There were some thoughts going around that I read that said to not reduce complexity to numbers, however, what is forgotten about here is how we communicate and understand problems. The good thing about numbers is that it’s a universal language that anyone can understand. You can read my former blog post for more detail.
Also, what needs to be considered is how your stakeholder likes to communicate. Some stakeholders may be analytical, so avoiding using numbers is going to work against you.
There is a lot of information out there, so I’ll be quoting some articles.
Figure out your manager’s communication style
The first article is from the Harvard Business Review. What I really like are the simple questions you can use to figure out their communication style.
Is my manager a listener or a reader? Listeners want to hear information first and read about it later. Readers prefer to see a written report before discussing it with you.
Does she prefer detailed facts and figures or just an overview? If she thrives on details, focus primarily on accuracy and completeness; if she prefers an overview, emphasize the clarity and crispness of the main idea.
How often does she want to receive information? Your manager may always want to receive updates at specified junctures or she may have different thresholds for each project, such as daily reporting on critical endeavors and periodic updates on secondary initiatives.
This is a little extra effort, however, if you go through these questions for a particular stakeholder, then you will be able to adapt your style to their needs. This will build up a relationship with them and you’ll be able to influence change quicker by getting your message across clearly.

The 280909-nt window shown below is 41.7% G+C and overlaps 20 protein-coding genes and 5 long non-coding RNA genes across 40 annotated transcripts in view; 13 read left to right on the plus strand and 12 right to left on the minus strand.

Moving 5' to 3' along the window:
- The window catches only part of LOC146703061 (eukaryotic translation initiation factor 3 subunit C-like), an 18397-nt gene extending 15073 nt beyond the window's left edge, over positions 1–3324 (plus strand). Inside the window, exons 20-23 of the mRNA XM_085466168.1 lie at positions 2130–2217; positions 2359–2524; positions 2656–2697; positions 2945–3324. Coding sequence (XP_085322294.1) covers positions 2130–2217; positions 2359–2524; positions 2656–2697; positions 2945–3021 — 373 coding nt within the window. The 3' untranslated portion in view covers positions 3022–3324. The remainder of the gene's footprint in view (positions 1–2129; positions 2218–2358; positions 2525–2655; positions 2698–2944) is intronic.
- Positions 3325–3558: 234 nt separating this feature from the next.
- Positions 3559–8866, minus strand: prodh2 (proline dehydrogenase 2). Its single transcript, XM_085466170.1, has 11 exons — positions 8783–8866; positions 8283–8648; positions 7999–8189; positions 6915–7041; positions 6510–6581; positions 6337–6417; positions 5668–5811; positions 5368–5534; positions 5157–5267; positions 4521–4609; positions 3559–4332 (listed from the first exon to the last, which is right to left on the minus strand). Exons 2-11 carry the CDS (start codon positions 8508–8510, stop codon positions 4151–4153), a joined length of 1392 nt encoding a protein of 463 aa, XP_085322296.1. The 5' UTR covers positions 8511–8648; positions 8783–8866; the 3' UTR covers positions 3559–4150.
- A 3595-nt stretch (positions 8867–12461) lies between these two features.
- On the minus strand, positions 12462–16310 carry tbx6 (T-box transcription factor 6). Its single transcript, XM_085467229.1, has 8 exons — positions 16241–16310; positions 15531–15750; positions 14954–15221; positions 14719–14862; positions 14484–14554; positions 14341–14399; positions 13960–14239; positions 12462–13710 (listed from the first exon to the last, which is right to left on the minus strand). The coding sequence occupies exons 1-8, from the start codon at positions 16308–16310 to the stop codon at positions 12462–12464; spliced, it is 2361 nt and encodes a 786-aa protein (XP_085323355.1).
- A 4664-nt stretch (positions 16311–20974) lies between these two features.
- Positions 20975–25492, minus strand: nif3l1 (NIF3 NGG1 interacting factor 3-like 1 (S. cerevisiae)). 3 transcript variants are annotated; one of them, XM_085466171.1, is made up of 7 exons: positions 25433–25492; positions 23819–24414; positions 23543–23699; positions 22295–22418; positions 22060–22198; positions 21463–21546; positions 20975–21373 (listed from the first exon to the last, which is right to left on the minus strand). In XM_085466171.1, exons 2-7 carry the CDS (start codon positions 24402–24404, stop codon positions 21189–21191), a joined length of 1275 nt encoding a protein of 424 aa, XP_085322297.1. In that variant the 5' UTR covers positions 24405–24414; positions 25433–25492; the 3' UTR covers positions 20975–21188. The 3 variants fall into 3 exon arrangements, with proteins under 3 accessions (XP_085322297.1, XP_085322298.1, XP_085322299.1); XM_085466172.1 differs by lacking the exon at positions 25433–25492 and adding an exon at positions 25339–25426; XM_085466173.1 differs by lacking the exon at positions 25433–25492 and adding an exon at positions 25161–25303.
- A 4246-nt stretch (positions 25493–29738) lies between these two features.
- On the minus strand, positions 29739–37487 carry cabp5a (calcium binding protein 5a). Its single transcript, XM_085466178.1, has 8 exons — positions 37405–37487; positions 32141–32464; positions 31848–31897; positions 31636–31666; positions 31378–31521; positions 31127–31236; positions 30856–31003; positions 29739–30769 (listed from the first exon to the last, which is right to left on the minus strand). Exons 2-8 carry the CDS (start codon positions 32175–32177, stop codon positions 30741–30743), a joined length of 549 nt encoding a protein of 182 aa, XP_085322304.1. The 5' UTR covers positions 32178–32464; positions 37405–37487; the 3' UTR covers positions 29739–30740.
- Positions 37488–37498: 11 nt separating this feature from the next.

4 Types of Communication Styles
There is also this other article about 4 Types of Communication Styles.
Direct Communicators — They like getting to the point and do not like small talk.
Analytical Communicators — They like the detail and are not big picture thinkers.
Collaborative Communicators — They like everyone having a chance to speak.
Expressive Communicators — Look at the big picture and not the finer details.
Invitation to complete an exercise to figure out the communication style of your stakeholder.
I would like to invite you to do an exercise. Pick out one of your stakeholders. Answer the three questions in the first article. Now retrospect on your communication style with them. Are you communicating in such a way that meets their style?
Ask the stakeholder directly
If you have an approachable stakeholder an option could be to reach out to them. Say you are learning about communication styles and want to know more about how they like to communicate, so you can adapt your style.